Once upon a time my dear grandmother Dora MacDonald (Grannie Mac, quickly changed to Grammie Nack by very young mouths) introduced me to books. Not the cardboard kid books with simple pictures and very few words, but real, chapter, “no pictures except those created in your brain” books.
I was hooked, much to my detriment during school. The kid with his nose permanently stuck in a book made few friends. Of either gender.
And reading became a positive feedback loop. The more I read, the more isolated I became and the more isolate I became, the more I read. And I am not complaining. I discovered worlds I never knew existed. And at heart I’m a misanthrope, happier in a book than in the company of almost anyone.
Then a decade or so ago I decided to start writing some of my own books. A couple of them are actually pretty good. You’ll have to figure out which ones yourselves.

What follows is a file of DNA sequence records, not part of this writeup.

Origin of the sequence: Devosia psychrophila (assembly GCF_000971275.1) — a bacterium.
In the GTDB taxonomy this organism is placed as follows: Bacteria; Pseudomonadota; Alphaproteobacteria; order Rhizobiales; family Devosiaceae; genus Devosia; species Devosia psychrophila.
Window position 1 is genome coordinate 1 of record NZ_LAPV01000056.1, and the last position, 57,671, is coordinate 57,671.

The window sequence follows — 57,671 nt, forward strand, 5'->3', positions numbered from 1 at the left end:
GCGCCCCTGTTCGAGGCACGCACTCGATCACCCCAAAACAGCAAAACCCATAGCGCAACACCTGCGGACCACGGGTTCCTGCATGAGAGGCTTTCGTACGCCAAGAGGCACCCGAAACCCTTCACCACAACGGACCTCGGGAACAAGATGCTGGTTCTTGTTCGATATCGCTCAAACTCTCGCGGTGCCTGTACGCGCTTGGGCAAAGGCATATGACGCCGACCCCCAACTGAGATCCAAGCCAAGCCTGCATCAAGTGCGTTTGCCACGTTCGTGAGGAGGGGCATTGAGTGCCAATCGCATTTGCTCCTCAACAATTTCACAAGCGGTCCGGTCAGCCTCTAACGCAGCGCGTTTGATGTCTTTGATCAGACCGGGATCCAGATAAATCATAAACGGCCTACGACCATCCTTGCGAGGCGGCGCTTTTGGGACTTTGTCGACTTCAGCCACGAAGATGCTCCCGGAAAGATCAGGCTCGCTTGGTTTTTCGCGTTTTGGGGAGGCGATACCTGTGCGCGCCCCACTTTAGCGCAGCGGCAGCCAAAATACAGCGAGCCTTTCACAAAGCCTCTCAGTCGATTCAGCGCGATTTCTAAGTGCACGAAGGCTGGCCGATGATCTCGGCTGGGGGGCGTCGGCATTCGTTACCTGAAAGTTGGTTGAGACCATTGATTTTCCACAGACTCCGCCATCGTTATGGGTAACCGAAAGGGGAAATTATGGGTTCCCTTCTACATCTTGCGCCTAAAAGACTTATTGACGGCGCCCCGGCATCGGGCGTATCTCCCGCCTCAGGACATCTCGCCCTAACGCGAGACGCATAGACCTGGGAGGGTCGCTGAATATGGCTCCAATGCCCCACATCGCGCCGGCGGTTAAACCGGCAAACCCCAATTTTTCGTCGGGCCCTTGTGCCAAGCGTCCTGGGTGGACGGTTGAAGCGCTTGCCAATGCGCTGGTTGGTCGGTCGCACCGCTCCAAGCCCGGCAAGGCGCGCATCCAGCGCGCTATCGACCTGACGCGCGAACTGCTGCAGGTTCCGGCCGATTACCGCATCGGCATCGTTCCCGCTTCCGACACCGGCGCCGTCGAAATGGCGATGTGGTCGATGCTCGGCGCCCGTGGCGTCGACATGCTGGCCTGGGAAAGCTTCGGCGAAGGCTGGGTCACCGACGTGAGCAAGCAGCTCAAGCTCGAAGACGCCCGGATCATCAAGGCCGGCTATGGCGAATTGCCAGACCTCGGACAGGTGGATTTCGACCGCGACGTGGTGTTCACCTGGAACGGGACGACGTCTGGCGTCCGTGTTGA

A series of three books (so far) based in Miami with interlocking characters. Each can be read on it’s own, but better if read in order (the order on the linked page).
Definitely a series which should be read in order. The stories are centred around the adventures of telecommunications engineer Matt Daly. His international projects always seem to run into rogue terrorist operations, involving him in ways he never anticipated.
A few years ago I was driving on a coastal road through coastal towns on coastal Australia when I saw a sign for private investigator services. I immediately started imagining what kind of cases a Private Investigator in a small Australia town might end up with and immediately decided I’d have to make up some stuff. There are three stories set on the central coast, and a fourth, my most recent, set in a small town south of Sydney.
Ellie Bourke was born when I heard Sophie Monk on the radio one morning. Her self-deprecating attitude and frank, earthy approach to life had me wondering what a character such as her, with her Australian view of the world, would be like facing off against the too-tanned, veneer afflicted egos. And of course there had to be crimes.
Two completely independent stories with a sci-fi bent. One has aliens keeping an eye on humans, making sure we never find a way to leave our solar system (and their reaction when we do). The other provides an answer to the question: “What if unsolved murders were time travellers coming from the future to stop potential serial killers?”